- Hunger – Since the COVID-19 pandemic started, food insecurity rates have reached 11.2% (a 6% increase since 2018) in Rockingham County, and 15% in Harrisonburg City, acutely impacting the ALICE populations and increasing rates among seniors and households with children.
- Infrastructure – Different sectors are having different conversations around housing, with no comprehensive mapping of the issue. There is currently no way to show areas that are in need and lots of different actors are involved with different approaches, further complicating the matter.
- Innovative Tank – The ALICE population is likely the most significantly impacted
population of any income-level demographic due to the COVID-19 pandemic. Many new
modalities of communication information sharing have arisen in the past few months, but we
have yet to see how agencies and organizations are adapting to blur their boundaries to
better share resources (human, information, financial, etc.) towards a more common goal.
Also, in our small region, we have a diversity of autonomous organizations competing for
limited resources by presenting themselves as experts in single or dual services, hindering the
ability for integrated, system-based social service provision. In essence, how do traditional
approaches to collaboration need to be taken apart and rebuilt to meet the ALICE challenge in the pandemic moment?
Spring 2020 – Addressing Human Trafficking
Human trafficking is on the rise across the globe, exploiting and enslaving roughly 40.3 million people worldwide (https://www.ilo.org/global/topics/forced-labour/lang–en/index.htm). In the spring of 2020, professors from seven different disciplines (communication studies, health sciences, hotel management, justice studies, nursing, statistics, and writing, rhetoric and technical communication) mentor mixed students teams as they develop impactful solutions to select problems, such as the following:
- Law enforcement collaboration (Arc Aspicio)
- Coordination of community efforts (NewBridges Immigrant Resource Center) – Create a system for local agencies to coordinate efficiently and effectively to respond to people affected by human trafficking.
- Human trafficking education in Virginia schools (New Creation) – Address misconceptions about human trafficking and find ways to overcome barriers for schools in Virginia to implement existing quality training on prevention of human trafficking.
- Addressing stable homes for those recovering from experiences of human trafficking (Shared Hope International) – Increase the number of sustainable and healthy placement options for children recovering from human trafficking that provide stable and supportive environments.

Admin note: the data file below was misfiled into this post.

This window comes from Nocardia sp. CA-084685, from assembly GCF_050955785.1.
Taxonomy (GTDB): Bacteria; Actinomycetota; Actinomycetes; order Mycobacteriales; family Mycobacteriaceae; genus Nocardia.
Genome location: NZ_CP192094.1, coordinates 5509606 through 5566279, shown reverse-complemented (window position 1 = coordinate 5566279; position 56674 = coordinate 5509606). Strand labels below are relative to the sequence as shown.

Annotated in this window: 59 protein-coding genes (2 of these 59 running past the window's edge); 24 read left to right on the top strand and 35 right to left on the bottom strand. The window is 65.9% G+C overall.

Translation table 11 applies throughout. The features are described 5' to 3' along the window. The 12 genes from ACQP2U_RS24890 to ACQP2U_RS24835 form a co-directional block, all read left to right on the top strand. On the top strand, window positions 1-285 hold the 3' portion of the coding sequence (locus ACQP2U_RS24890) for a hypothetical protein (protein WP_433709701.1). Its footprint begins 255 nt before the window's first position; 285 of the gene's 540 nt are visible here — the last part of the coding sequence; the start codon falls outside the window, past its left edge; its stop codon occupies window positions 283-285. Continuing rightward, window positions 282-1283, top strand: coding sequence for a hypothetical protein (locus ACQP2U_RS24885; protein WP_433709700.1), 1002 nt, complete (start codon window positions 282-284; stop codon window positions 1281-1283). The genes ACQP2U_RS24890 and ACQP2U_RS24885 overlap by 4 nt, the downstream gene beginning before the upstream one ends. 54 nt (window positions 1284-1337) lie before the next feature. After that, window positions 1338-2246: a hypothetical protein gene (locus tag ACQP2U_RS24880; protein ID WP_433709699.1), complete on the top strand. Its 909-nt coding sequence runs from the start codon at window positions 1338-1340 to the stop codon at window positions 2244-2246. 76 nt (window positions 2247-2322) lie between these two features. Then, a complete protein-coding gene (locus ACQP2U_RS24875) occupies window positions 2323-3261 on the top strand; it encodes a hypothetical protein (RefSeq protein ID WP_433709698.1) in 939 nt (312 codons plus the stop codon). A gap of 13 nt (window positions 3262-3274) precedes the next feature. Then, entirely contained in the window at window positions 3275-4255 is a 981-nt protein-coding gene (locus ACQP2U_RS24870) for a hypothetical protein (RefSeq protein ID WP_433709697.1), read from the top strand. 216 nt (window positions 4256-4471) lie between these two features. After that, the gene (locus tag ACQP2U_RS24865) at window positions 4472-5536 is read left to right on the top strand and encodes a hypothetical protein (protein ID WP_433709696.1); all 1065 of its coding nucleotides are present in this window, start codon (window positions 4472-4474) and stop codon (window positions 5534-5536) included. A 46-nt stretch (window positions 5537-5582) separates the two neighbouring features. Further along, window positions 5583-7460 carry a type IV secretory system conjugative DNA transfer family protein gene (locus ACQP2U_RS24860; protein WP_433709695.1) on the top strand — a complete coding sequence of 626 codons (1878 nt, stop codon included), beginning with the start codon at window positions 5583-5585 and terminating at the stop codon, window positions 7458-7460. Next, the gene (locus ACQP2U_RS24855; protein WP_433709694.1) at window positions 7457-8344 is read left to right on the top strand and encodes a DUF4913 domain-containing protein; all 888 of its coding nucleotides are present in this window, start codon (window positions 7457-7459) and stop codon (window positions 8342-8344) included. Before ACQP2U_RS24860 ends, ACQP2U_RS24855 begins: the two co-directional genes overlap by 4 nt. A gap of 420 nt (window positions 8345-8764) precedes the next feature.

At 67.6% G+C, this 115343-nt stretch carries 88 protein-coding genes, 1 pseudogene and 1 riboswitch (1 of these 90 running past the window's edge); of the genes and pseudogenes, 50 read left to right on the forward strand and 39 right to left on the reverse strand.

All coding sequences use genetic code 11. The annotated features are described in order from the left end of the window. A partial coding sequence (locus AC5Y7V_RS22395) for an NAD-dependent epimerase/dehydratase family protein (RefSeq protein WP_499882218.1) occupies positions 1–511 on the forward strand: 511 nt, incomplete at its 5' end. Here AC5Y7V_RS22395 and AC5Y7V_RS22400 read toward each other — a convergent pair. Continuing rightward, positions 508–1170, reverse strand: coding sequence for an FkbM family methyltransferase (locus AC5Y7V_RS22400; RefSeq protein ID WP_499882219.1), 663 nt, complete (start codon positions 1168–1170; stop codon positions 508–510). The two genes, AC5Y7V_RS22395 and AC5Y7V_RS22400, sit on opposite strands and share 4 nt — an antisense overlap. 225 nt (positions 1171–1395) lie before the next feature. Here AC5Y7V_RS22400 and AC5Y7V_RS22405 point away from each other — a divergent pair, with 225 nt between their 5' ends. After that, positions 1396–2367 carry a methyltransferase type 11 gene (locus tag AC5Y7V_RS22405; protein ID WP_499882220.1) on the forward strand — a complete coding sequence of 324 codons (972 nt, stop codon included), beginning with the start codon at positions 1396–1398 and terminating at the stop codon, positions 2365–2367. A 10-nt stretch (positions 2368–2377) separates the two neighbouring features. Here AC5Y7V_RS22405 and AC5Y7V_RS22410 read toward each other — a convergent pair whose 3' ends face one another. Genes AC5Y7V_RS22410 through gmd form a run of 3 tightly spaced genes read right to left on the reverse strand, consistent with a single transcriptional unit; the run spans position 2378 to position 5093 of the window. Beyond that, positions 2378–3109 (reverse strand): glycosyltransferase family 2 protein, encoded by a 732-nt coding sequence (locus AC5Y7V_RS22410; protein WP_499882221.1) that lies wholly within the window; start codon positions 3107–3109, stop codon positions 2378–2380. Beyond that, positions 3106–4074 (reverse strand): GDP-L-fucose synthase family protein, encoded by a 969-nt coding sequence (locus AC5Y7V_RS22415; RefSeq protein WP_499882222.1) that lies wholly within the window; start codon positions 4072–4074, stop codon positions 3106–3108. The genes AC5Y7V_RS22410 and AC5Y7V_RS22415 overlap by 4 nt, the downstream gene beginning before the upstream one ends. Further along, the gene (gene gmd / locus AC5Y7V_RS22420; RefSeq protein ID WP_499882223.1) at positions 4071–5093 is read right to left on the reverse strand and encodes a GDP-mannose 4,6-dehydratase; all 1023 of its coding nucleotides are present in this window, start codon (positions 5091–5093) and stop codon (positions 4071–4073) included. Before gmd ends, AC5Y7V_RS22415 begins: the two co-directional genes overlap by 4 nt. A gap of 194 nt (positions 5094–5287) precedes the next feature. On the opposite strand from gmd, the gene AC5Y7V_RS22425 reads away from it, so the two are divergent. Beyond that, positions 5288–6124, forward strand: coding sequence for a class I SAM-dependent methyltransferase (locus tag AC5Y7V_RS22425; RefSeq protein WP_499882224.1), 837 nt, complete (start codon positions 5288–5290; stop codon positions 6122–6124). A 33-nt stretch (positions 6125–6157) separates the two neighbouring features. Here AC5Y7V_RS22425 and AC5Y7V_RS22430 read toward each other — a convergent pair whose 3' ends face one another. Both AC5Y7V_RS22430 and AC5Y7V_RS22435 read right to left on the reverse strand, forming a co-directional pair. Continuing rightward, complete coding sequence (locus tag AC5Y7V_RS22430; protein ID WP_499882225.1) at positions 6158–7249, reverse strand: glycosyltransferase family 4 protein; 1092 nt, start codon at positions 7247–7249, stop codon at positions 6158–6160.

- Stopping child exploitation in digital environments (U.S. Department of Homeland Security: U.S. Immigration and Customs Enforcement) – Find new ways to stop child exploitation in digital environments.
Read more here: CHBS faculty co-teach course on human trafficking
This semester we partnered with the United Way of Harrisonburg and Rockingham County to look for systemic solutions to particularly difficult challenges for the local ALICE (Asset Limited, Income Constrained, Employed) population. Using a variety of tools associated with ideas around design thinking, collective impact, and the lean startup model, students are researching, interviewing and prototyping solutions to these complex and “wicked” (intractable) problems:
- Access to affordable childcare
- Challenges related to the public transportation system
- Issues surrounding the relationship between the university and local non-profits
Collaborating closely with community partners on real problems in the healthcare and education sectors, students are learning to use design-based research methods and apply them to real challenges faced by our community partners. Working in multidisciplinary teams and collaborating with faculty members from across disciplines, students work with community partners to understand their work and how to respond to the challenges they face, talking with experts across the country as they design innovative solutions for the following partners:
- Gift & Thrift
- Plains Elementary School
- The Suitcase Clinic
- Does your organization face local or global challenges in healthcare, education or security?
- Are you aware of a technology that could transform your industry but you don’t have time to explore it?
- Does your organization have long–range design problems that you don’t have the resources to solve yourself?
- What if you could hire graduates who are ready to start working on your top needs from Day One?